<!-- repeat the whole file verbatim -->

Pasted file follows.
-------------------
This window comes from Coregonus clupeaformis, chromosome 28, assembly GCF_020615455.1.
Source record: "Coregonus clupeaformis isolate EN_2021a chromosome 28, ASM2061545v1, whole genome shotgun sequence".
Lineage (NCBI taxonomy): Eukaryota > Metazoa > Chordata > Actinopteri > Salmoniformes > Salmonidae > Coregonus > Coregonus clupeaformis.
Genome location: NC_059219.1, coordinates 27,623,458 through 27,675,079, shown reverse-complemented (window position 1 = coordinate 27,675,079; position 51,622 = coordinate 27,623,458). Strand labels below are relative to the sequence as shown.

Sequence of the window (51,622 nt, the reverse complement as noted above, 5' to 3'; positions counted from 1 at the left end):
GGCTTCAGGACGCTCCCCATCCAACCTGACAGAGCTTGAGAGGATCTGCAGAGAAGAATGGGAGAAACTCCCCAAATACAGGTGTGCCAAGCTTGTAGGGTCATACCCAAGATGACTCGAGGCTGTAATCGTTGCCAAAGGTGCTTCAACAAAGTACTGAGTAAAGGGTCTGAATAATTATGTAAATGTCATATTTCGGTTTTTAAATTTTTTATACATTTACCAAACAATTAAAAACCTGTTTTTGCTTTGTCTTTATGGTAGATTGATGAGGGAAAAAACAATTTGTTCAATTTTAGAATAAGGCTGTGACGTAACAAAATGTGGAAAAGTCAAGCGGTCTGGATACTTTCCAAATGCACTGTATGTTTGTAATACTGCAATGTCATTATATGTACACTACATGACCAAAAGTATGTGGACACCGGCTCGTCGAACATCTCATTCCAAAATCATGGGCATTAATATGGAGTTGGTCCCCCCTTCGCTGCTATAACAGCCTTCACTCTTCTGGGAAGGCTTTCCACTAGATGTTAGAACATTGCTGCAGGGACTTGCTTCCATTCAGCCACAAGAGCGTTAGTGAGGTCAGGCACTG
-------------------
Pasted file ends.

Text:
This window comes from Coregonus clupeaformis, chromosome 28, assembly GCF_020615455.1.
Source record: "Coregonus clupeaformis isolate EN_2021a chromosome 28, ASM2061545v1, whole genome shotgun sequence".
Lineage (NCBI taxonomy): Eukaryota > Metazoa > Chordata > Actinopteri > Salmoniformes > Salmonidae > Coregonus > Coregonus clupeaformis.
Genome location: NC_059219.1, coordinates 27,623,458 through 27,675,079, shown reverse-complemented (window position 1 = coordinate 27,675,079; position 51,622 = coordinate 27,623,458). Strand labels below are relative to the sequence as shown.

Sequence of the window (51,622 nt, the reverse complement as noted above, 5' to 3'; positions counted from 1 at the left end):
GGCTTCAGGACGCTCCCCATCCAACCTGACAGAGCTTGAGAGGATCTGCAGAGAAGAATGGGAGAAACTCCCCAAATACAGGTGTGCCAAGCTTGTAGGGTCATACCCAAGATGACTCGAGGCTGTAATCGTTGCCAAAGGTGCTTCAACAAAGTACTGAGTAAAGGGTCTGAATAATTATGTAAATGTCATATTTCGGTTTTTAAATTTTTTATACATTTACCAAACAATTAAAAACCTGTTTTTGCTTTGTCTTTATGGTAGATTGATGAGGGAAAAAACAATTTGTTCAATTTTAGAATAAGGCTGTGACGTAACAAAATGTGGAAAAGTCAAGCGGTCTGGATACTTTCCAAATGCACTGTATGTTTGTAATACTGCAATGTCATTATATGTACACTACATGACCAAAAGTATGTGGACACCGGCTCGTCGAACATCTCATTCCAAAATCATGGGCATTAATATGGAGTTGGTCCCCCCTTCGCTGCTATAACAGCCTTCACTCTTCTGGGAAGGCTTTCCACTAGATGTTAGAACATTGCTGCAGGGACTTGCTTCCATTCAGCCACAAGAGCGTTAGTGAGGTCAGGCACTG